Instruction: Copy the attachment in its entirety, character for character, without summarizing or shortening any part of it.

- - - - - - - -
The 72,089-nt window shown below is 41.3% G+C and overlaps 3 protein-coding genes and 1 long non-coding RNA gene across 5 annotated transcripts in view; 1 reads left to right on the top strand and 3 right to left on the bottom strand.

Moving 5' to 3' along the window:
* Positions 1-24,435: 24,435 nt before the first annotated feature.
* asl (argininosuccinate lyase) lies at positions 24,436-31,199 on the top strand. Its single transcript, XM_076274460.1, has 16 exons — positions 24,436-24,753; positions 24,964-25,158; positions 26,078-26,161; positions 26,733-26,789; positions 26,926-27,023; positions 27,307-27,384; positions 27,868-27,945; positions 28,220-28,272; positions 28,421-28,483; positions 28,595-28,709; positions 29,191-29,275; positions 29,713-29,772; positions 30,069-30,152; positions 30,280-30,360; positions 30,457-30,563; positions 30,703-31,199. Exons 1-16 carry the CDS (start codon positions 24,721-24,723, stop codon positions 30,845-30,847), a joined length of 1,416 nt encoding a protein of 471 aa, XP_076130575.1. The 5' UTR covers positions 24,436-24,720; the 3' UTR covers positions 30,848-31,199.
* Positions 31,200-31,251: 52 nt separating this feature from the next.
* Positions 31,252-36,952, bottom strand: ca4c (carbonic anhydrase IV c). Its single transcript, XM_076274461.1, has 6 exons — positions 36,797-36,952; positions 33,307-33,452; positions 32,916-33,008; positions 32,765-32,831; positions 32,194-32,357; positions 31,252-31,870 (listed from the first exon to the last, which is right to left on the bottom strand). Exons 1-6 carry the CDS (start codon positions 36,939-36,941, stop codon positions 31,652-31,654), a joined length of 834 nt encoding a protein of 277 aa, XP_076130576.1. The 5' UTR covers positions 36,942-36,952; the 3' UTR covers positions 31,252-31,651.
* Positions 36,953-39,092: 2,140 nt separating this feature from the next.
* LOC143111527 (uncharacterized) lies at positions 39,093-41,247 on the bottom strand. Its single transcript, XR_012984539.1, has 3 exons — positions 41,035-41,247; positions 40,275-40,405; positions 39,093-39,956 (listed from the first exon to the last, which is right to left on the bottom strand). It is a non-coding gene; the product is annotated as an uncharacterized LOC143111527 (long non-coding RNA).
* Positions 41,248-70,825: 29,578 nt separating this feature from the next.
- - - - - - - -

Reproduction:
The 72,089-nt window shown below is 41.3% G+C and overlaps 3 protein-coding genes and 1 long non-coding RNA gene across 5 annotated transcripts in view; 1 reads left to right on the top strand and 3 right to left on the bottom strand.

Moving 5' to 3' along the window:
* Positions 1-24,435: 24,435 nt before the first annotated feature.
* asl (argininosuccinate lyase) lies at positions 24,436-31,199 on the top strand. Its single transcript, XM_076274460.1, has 16 exons — positions 24,436-24,753; positions 24,964-25,158; positions 26,078-26,161; positions 26,733-26,789; positions 26,926-27,023; positions 27,307-27,384; positions 27,868-27,945; positions 28,220-28,272; positions 28,421-28,483; positions 28,595-28,709; positions 29,191-29,275; positions 29,713-29,772; positions 30,069-30,152; positions 30,280-30,360; positions 30,457-30,563; positions 30,703-31,199. Exons 1-16 carry the CDS (start codon positions 24,721-24,723, stop codon positions 30,845-30,847), a joined length of 1,416 nt encoding a protein of 471 aa, XP_076130575.1. The 5' UTR covers positions 24,436-24,720; the 3' UTR covers positions 30,848-31,199.
* Positions 31,200-31,251: 52 nt separating this feature from the next.
* Positions 31,252-36,952, bottom strand: ca4c (carbonic anhydrase IV c). Its single transcript, XM_076274461.1, has 6 exons — positions 36,797-36,952; positions 33,307-33,452; positions 32,916-33,008; positions 32,765-32,831; positions 32,194-32,357; positions 31,252-31,870 (listed from the first exon to the last, which is right to left on the bottom strand). Exons 1-6 carry the CDS (start codon positions 36,939-36,941, stop codon positions 31,652-31,654), a joined length of 834 nt encoding a protein of 277 aa, XP_076130576.1. The 5' UTR covers positions 36,942-36,952; the 3' UTR covers positions 31,252-31,651.
* Positions 36,953-39,092: 2,140 nt separating this feature from the next.
* LOC143111527 (uncharacterized) lies at positions 39,093-41,247 on the bottom strand. Its single transcript, XR_012984539.1, has 3 exons — positions 41,035-41,247; positions 40,275-40,405; positions 39,093-39,956 (listed from the first exon to the last, which is right to left on the bottom strand). It is a non-coding gene; the product is annotated as an uncharacterized LOC143111527 (long non-coding RNA).
* Positions 41,248-70,825: 29,578 nt separating this feature from the next.